Shopping Centres have been in the news recently, with the government's attempt to sell off the ones it (somewhat inexplicably) owns and manages. Seems like a good plan to me - most shopping centres on public housing estates are rundown and unattractive, and new management will surely bring about some improvements.
Shopping Centres play a fairly central role in Hong Kong life. Mainly because because a large air-conditioned mall is not an unattractive place to pass the time if you live in a tiny apartment with your mother-in-law, grandmother, or other assorted members of your extended family. Also, there are relatively few standalone shops and in many places walking along the street is often difficult and unpleasant. The connecting walkways above street level are also a good way of getting around, particular in the Central/Admiralty area, and new towns such as Tsuen Wan, Sha Tin and Tuen Mun.
Anyone who has spent any time in Hong Kong will know that there are all manner of different shopping centres dotted around the place, some very successful, others almost deserted. What makes the difference between success and failure?
Location is obviously important. For example, Plaza Hollywood in Diamond Hill was a brave attempt by the Wharf Group to establish an upmarket shopping centre in a relatively downmarket area. It is on top of the Diamond Hill MTR station and close to the Tate’s Cairn tunnel, but is mainly known as the site of the last surviving urban squatter camp in Hong Kong, only closed down about three years ago. To the south - squatter camps. To the west - public housing. To the east - open space and the Chi Lin Nunnery. To the north - mountains. Not perhaps the most promising location to build an upmarket shopping centres (unless nuns are voracious consumers of high-end electrical items).
The old tin shacks may have gone, but it’s still not exactly the most desirable part of Hong Kong. I remember that in the early days of Plaza Hollywood the shopkeepers were complaining that although the place was busy, the visitors didn't spend much money. Maybe if they had money they were spending it at Festival Walk, a few stops further on the Kwun Tong line. Anyway, it wasn’t long before the retailers started to respond. The large Tower Records shrunk to a tiny store and then closed down completely. Mothercare closed down. M&S abandoned one of their two floors. At one stage several unwanted units were used as clearance outlets for Lane Crawford (owned by the same group). Not a great success story, all round. It’s still there, of course, but it is hardly the shopping centre that its developers hoped to have when it opened five years ago.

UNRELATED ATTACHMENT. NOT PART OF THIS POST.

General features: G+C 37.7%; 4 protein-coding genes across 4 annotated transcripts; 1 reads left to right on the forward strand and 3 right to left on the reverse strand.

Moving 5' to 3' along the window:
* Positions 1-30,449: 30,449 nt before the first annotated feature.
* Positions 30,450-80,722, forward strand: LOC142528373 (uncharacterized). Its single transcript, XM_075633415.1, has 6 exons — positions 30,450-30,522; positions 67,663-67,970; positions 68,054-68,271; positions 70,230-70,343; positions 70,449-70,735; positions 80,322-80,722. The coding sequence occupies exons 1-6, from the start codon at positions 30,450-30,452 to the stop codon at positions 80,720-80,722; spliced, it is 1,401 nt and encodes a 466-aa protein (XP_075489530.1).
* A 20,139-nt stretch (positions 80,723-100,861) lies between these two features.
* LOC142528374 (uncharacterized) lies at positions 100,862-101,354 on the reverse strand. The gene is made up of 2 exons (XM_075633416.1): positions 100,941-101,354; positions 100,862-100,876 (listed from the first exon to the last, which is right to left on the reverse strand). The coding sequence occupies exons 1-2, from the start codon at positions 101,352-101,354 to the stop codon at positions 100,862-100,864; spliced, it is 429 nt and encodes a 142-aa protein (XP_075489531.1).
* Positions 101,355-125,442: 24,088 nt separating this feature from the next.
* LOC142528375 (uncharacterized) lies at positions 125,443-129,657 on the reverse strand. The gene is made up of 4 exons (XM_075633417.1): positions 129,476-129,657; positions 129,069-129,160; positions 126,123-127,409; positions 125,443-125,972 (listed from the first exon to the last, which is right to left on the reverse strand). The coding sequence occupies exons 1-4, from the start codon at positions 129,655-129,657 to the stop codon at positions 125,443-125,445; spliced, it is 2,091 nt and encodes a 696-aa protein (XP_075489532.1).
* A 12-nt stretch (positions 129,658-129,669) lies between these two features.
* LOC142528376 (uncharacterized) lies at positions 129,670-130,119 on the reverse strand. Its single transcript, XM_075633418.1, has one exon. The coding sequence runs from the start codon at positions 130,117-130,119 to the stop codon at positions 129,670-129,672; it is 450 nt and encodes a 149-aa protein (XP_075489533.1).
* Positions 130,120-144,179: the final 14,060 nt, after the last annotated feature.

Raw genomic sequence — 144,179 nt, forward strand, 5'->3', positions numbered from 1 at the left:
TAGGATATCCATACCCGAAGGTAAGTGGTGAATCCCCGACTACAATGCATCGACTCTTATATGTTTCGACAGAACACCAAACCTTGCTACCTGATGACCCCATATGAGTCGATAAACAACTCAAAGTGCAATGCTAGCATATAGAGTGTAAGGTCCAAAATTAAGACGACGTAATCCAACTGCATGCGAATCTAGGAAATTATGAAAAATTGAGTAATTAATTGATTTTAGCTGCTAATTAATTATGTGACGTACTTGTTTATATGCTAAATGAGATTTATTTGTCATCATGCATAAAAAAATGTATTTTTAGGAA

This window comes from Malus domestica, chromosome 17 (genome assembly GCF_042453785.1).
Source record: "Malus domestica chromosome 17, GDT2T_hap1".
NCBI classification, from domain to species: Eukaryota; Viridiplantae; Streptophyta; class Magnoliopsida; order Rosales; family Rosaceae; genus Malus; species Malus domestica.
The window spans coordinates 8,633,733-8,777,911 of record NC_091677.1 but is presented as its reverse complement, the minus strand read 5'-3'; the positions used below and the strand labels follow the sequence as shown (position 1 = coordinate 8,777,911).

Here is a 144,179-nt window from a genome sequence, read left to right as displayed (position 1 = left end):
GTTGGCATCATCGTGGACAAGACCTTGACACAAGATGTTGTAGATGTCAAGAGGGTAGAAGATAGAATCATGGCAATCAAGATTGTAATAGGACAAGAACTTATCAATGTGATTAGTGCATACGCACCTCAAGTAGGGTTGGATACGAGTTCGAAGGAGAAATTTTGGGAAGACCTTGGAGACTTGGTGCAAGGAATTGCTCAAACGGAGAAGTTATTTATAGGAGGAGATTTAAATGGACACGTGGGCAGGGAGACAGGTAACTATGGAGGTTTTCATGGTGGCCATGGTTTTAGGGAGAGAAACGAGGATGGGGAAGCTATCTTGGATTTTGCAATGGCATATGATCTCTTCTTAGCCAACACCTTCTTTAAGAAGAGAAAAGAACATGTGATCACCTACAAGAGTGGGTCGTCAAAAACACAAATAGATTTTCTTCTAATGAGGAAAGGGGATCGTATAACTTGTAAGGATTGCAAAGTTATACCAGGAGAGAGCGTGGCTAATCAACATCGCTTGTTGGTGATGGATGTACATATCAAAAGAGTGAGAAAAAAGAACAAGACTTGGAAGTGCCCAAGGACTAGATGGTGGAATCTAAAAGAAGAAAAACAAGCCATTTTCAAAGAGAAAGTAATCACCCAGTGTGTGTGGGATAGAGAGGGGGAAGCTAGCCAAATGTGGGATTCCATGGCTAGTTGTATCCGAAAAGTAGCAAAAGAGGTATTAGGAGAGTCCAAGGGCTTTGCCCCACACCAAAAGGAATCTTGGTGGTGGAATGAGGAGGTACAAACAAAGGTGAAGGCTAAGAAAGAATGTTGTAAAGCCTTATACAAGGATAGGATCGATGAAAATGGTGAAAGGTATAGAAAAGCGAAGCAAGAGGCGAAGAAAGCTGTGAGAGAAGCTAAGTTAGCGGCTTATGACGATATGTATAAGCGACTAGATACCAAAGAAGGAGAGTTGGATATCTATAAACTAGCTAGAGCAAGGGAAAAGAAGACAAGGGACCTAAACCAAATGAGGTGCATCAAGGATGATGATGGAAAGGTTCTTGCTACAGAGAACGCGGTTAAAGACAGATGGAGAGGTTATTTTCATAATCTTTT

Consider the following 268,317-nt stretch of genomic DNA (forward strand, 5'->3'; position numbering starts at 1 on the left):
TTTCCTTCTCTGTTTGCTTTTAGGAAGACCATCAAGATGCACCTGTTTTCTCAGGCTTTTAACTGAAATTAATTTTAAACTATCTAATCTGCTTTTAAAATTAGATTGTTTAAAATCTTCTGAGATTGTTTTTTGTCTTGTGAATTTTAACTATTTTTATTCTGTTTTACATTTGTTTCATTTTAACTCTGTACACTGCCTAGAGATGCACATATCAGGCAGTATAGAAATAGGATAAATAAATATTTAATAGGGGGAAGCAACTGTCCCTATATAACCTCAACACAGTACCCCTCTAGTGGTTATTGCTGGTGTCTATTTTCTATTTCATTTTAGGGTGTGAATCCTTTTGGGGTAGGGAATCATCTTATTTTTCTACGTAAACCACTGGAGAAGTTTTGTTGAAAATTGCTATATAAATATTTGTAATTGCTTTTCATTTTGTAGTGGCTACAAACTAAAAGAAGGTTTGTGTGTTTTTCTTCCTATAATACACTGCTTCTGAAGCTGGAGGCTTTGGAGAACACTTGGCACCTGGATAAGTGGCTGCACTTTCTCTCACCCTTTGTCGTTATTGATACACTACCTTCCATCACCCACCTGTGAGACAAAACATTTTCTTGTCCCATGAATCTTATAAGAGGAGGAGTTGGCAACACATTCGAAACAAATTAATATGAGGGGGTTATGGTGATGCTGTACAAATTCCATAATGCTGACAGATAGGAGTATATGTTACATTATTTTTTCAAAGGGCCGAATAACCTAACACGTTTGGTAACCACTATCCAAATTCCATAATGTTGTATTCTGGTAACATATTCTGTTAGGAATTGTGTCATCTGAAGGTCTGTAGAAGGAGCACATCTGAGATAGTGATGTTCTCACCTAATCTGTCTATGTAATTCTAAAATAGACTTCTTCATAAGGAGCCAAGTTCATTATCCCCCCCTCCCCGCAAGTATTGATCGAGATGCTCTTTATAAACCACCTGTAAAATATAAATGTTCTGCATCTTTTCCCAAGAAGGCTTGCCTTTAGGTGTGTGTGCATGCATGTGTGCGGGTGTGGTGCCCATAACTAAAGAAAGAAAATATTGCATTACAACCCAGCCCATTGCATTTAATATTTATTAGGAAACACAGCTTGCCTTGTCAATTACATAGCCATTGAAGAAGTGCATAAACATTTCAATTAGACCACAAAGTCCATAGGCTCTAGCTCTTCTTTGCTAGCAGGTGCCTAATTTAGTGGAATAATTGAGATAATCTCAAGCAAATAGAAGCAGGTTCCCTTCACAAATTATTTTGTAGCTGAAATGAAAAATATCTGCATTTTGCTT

Which brings us to Festival Walk, developed around the same time by Swire (also responsible for Pacific Place and Taikoo Place). The location couldn't really be better - at the interchange of KCR East Rail and the MTR Kwun Tong Line, and surrounded by high-end residential property. It seemed like a sure-fire winner when it opened, the only real complaints being about its many levels and long narrow shape, but the plentiful supply of escalators seemed to overcome this weakness.
They attracted more high-end shops than Plaza Hollywood and not only retained most of them but attracted more (though admittedly this is another place where M&S shrank their store). It has the excellent Page One bookstore and dozens of clothing and footwear stores, and it certainly looks like a big success story. Location isn’t everything, and it seems reasonable to conclude that it is better managed than, say, Plaza Hollywood.
A couple of stops away on KCR East Rail and you enter another world. Hong Kong's largest shopping mall, New Town Plaza in Sha Tin, is one of the most crowded and least pleasant places to spend your free time. The sheer size means that it isn't exactly upmarket or downmarket, but instead has something for everything. HMV (their only store in the New Territories), Muji, and goodness knows what else.
However, it's a vast and rather confusing place, and is surrounded by even more shopping centres in every direction, so it's extremely easy to get lost. Worse, at weekends they fill every available area of open space with special events and promotions, so that it becomes even more crowded.
Fortunately, SHKP do seem to doing something to improve New Town Plaza, mainly by constructing new escalators to make it easier to get around and allowing more natural light in to the place. Presumably the end result of this will be that the higher floors will command higher rentals than before, but from a customer's point of view it has also made it slightly more pleasant.
Going further north on the KCR you will soon get to Tai Po Market. Right next to the station is Uptown Plaza (SHKP again), with the classic mix of a bus station on the ground floor, shopping mall above, and then apartments on top. I lived here for a while, at which time the shopping centre had a good enough selection of stores, but was nothing particularly special.
Somewhat unusually, SKHP now seem to be trying to move it upmarket. This involves extensive renovation work to the common parts and all the shops (or at least all the shopfronts, which are being extended so that the glass goes all the way up to the ceiling). The effect is to create the illusion of more space, and this seems to be accompanied by turning most of the units over to more upmarket clothing and footwear retailers rather than dull old stationery shops, newspaper and magazine stands and the like.
It’ll be interesting to see whether it works. Many of the old tenants have been driven out, others have been persuaded to invest in improvement works, and they have attracted some new tenants (most notably Tom Lee music). It certainly looks much better than before, but as Plaza Hollywood demonstrates, that may not be enough to make it a success. However, with SHKP in charge it probably has a reasonable chance!